The disease course appears more severe in men as they have a higher likelihood of ulceration in their lesions, reported in 58% of males vs. 15% of females. Decreased sensation to pinprick and fine touch, hypohidrosis and partial alopecia can be found within NL plaques. Rare reports show squamous cell carcinoma developing within lesions of NL.
Although the diagnosis often is based on clinical examination, a biopsy should be performed to differentiate necrobiosis lipoidica from conditions with similar clinical appearances, including granuloma annulare and necrobiotic xanthogranuloma.
If there is a concern for venous disease or peripheral arterial disease, further studies should be considered. Baseline blood work should include a fasting blood glucose or glycosylated hemoglobin to screen for diabetes or assess glycemic control in patients known to have diabetes. If these are not diagnostic, they should be repeated on a yearly basis, as necrobiosis lipoidica can be the first presentation of diabetes.
The differential diagnosis includes mainly granuloma annulare, necrobiotic xanthogranuloma, sarcoidosis, diabetic dermopathy, and lipodermatosclerosis. Lesions of granuloma annulare and sarcoidosis generally do not exhibit the same degree of atrophy, telangiectasias or yellow-brown color. Additionally, the appearance of lipid and decreased amount of mucin in necrobiosis lipoidica helps to differentiate from granuloma annulare.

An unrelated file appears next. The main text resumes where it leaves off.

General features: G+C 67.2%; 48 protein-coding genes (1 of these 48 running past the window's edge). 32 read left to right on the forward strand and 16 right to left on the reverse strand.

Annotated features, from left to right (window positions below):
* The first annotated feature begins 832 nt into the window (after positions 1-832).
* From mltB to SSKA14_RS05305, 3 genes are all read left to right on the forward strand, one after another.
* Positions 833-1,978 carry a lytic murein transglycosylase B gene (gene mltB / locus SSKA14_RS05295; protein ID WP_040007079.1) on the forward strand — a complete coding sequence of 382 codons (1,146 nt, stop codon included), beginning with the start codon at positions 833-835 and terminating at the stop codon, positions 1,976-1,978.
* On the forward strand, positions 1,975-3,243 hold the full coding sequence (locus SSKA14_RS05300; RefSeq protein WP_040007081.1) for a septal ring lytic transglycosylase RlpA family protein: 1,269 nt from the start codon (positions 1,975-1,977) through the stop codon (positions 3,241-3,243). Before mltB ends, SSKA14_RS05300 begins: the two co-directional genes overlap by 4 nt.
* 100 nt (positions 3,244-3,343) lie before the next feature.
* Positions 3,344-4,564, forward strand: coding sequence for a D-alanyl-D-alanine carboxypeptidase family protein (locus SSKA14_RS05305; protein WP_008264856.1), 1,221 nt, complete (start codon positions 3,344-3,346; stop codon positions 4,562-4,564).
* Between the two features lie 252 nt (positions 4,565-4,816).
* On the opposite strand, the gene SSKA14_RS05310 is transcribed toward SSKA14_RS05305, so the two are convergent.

Treatment / Management
No treatment has proven to be effective. In patients with diabetes mellitus, control of blood glucose usually does not have a significant effect on the course. In the absence of ulceration or symptoms, it is reasonable not to treat necrobiosis lipoidica given that up to 17% of lesions may resolve spontaneously. Compression therapy controls edema and promotes healing in patients with associated venous disease or lymphedema.
When ulcerations are present, proper wound care principles are important. First-line therapy includes potent topical corticosteroids for early lesions and intralesional corticosteroids injected into the active borders of established lesions. For inactive, atrophic lesions, topical steroids should be avoided as they may exacerbate the atrophy and increased risk of new ulcerations.